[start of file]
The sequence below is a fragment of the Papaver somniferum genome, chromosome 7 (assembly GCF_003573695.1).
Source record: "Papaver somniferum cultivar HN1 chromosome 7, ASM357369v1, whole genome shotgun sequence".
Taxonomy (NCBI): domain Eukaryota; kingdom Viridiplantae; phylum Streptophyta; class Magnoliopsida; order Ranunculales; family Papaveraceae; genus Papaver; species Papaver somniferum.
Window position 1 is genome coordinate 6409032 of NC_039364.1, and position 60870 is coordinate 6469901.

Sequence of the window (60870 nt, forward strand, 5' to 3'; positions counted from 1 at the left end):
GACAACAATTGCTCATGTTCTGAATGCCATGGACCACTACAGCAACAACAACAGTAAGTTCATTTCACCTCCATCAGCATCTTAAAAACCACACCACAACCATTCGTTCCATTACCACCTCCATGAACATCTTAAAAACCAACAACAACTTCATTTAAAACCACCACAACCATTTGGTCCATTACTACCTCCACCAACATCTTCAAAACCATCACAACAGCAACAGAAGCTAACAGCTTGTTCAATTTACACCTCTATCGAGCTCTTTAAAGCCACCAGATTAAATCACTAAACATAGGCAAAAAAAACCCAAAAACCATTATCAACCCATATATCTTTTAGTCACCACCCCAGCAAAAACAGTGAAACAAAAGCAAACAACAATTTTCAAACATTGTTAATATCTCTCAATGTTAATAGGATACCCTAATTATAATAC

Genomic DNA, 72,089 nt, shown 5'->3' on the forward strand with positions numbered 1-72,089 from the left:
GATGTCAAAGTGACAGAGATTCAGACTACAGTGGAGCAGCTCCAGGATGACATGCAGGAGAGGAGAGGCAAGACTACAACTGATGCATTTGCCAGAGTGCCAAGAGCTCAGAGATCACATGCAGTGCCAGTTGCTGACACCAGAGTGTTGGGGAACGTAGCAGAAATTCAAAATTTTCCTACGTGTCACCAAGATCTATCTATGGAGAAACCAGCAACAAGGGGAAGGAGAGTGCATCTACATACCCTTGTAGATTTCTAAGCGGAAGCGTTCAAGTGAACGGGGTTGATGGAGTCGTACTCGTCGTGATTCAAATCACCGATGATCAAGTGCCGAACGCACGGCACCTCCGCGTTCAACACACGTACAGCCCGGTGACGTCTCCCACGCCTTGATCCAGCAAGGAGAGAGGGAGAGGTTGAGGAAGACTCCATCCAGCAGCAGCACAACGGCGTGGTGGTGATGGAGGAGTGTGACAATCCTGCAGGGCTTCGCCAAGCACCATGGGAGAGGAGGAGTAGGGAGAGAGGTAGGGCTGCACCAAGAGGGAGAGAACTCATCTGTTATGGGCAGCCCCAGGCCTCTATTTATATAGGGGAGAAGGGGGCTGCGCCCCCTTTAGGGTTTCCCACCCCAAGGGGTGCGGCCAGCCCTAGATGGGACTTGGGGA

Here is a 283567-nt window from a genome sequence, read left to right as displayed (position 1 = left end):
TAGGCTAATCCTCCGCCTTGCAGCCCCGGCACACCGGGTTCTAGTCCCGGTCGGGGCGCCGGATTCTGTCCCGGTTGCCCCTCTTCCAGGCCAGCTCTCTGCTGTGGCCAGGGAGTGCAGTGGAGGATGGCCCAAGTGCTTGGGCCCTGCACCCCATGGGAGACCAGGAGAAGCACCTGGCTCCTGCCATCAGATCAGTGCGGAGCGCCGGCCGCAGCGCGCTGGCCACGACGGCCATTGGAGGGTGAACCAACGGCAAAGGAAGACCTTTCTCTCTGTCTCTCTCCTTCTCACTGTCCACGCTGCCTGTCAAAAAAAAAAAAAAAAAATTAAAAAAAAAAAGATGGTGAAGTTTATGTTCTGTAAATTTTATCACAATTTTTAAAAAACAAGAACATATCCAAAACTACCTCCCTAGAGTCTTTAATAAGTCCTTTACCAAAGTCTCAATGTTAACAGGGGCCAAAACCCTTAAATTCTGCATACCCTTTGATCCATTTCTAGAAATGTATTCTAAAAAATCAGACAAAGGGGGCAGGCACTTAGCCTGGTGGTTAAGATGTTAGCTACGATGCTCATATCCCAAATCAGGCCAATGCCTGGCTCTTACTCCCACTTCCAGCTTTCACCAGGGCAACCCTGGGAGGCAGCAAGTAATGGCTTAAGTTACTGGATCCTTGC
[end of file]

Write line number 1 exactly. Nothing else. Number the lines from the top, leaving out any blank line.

The sequence below is a fragment of the Papaver somniferum genome, chromosome 7 (assembly GCF_003573695.1).